Jack Kelley sails the Great Lakes the same way he cruises cyberspace—fast and with agility. He's as skillful on deck as he is online. "The thrill of sailing is that it puts you in communion with natural forces," says the erstwhile divisional winner of the Queen's Cup and other trans-Lake Michigan races. "And the thrill of computers is that they put you in control of tremendous amounts of information." Kelley uses his knowledge of computers as a driving force behind many of his furniture designs. "You have to understand computers—and the people who depend on them—to design for today's offices," he says. Kelley does more than stay abreast of the latest technological developments. He gets out into the real work world, meeting face-to-face with the people whose lives he's trying to make better—and more healthful. Kelley has been captivated by computers since 1969, when he worked at the Stanford Research Institute with Douglas Engelbart, inventor of the world's first computer mouse. The mouse needed a pad, so Kelley designed it—the world's first mouse pad, an invention that brought him great satisfaction and an early understanding of the complexities of working in computer environments. He did that work as a researcher/designer for the Herman Miller Research Corporation, headed at that time by Robert Propst, inventor of another world's first: the Action Office system. Kelley worked side-by-side with Propst throughout the 60s and early 70s and played a pivotal role in the design of many Action Office components. During that time he also took up sailing, an avocation that dovetails nicely with his industrial design career. Both demand strict attention to detail, an understanding of obstacles, and a passion to overcome them. "I won't tolerate anything that doesn't work on a sailboat," he asserts, "so why would I tolerate anything that doesn't work in the office?" Kelley continues to turn that intolerance into functional and attractive products. After more than 40 years of designing for Herman Miller, at an age when many feel awash in the tidal wave of technological advance, Jack Kelley is riding its crest. Office/Studio Studio 222, Spring Lake, Michigan Awards/Recognition IDSA Design Award for Arrio freestanding systems furniture, 1997 ID magazine Annual Design Review Award for Flex-Edge, 1995 IDSA Design Award for Scooter stand, 1987 IBD Gold Award for Ethospace system, 1985 IDSA Design Excellence Award for Ethospace system, 1985 Roscoe Award for Ethospace system, 1985 IDSA Worldesign Congress Best Design, 1960-1985, for the Action Office system, 1985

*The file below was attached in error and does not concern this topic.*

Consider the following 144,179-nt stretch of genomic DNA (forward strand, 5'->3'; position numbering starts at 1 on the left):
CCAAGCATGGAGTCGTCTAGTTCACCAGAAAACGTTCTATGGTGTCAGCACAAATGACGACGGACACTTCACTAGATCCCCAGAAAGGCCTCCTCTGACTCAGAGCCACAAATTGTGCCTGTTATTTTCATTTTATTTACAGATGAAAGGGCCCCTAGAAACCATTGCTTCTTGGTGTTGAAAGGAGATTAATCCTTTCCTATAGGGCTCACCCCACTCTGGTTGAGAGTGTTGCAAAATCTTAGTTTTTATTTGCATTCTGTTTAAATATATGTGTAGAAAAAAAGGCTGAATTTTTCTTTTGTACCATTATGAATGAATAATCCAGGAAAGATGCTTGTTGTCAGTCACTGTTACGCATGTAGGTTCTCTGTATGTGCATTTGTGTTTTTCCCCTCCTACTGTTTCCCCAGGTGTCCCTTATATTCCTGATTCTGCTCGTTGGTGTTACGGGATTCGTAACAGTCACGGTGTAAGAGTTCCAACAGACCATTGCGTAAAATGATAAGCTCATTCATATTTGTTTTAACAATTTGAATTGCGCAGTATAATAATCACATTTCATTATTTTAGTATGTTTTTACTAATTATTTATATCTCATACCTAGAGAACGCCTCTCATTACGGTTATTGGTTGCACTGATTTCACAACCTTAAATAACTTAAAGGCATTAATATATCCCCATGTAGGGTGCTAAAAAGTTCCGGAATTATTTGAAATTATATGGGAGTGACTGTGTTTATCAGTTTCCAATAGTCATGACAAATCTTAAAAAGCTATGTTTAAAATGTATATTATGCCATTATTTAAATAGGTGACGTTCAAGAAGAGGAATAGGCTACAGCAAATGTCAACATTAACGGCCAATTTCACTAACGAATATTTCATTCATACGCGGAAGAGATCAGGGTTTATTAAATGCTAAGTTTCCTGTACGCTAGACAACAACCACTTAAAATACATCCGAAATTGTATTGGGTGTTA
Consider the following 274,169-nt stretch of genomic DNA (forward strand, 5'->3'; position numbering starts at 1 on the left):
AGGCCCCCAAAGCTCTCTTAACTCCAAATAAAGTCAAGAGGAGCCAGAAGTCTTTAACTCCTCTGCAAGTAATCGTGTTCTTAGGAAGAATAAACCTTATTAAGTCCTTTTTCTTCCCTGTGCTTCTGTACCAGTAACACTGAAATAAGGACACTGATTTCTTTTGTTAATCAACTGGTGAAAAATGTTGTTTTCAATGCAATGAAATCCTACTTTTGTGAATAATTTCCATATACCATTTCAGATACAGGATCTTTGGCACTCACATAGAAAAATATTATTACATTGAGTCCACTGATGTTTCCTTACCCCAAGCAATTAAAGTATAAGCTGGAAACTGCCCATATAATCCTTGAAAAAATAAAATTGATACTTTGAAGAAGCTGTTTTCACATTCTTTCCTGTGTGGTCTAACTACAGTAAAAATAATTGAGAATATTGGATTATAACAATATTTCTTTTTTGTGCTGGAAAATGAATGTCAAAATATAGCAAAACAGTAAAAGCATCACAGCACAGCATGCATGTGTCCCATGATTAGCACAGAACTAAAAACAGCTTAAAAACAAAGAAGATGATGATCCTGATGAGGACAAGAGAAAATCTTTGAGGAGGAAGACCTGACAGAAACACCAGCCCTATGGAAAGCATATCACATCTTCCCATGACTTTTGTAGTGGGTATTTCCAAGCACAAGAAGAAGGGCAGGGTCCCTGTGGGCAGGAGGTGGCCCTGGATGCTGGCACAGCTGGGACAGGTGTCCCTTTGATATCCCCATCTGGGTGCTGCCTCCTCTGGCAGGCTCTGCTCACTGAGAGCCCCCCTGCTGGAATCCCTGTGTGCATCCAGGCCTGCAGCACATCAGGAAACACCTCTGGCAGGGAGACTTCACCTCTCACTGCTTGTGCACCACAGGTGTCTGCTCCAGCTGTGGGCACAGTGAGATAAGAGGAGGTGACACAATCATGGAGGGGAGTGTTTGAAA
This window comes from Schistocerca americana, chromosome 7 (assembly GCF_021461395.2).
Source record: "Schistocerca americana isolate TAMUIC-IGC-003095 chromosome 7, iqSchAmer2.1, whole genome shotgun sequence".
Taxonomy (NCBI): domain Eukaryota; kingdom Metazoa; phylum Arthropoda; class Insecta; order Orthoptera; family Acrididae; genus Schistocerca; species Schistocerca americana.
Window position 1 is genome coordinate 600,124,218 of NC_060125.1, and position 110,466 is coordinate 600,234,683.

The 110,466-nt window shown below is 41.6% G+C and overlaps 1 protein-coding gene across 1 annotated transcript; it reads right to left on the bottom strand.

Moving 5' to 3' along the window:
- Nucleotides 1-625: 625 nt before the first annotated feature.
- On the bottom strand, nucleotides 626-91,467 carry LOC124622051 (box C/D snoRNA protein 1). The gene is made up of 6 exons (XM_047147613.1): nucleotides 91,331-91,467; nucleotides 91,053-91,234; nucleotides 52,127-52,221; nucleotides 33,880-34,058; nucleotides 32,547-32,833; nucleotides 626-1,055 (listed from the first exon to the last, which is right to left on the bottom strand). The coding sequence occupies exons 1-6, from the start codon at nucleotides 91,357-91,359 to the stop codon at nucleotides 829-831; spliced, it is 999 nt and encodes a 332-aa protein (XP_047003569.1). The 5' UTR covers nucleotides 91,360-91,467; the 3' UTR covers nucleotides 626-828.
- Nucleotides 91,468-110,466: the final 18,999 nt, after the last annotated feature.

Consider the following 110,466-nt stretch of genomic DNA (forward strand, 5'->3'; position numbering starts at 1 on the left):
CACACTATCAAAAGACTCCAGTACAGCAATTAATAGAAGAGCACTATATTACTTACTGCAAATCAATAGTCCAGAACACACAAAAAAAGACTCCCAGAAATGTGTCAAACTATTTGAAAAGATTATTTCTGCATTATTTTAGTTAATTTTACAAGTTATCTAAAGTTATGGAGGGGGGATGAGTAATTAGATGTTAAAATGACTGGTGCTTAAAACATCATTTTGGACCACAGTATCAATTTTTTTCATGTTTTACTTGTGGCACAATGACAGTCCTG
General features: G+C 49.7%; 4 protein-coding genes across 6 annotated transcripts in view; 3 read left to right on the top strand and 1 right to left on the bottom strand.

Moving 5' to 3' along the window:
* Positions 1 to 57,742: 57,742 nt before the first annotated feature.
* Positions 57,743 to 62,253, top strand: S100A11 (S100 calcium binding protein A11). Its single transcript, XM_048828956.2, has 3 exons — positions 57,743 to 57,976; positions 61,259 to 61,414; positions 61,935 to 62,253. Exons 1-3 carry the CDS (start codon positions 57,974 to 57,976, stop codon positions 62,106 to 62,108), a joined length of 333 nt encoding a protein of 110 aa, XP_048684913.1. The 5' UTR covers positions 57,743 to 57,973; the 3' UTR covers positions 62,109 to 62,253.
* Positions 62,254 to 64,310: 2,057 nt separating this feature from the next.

|Scooter ® Stand with Solid Wood Top||22 - 30" H x 28" W x 14" D||Unavailable|
|Product Category:||Computer Carts And Stands|
|Style Options:||Desktop Computer Cart, Laptop Stand|
Herman Miller ® Scooter ® Stand with Solid Wood Top
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Herman Miller began in 1923 as a manufacturer of traditional residential furniture, became a leader in "modern" furniture in the 1930s and 1940s; developed lasting ties through the 1950s with legendary industrial designers who led the company in new directions; transformed the office furniture industry with the first panel system in the 1960s; invented and refined ergonomic work seating in the 1970s, 1980s, and 1990s; reinvented the geometry of systems furniture in 2000, and is today the second largest office furniture company with customers and locations around the world. Their history of employee participation and ownership and technological innovation has long roots and continues to grow. They have always worked hard to be serious about both people and business. They look at their primary goal as creating great places to work.
George Nelson laid out five tenets of Herman Miller's design philosophy 50 years ago:
While fashion and style have their place, the main criterion for a Herman Miller product has remained constant: Does it truly solve a problem that people care about in a way that improves upon other solutions, or pioneers a new and better answer altogether? The answer is Yes.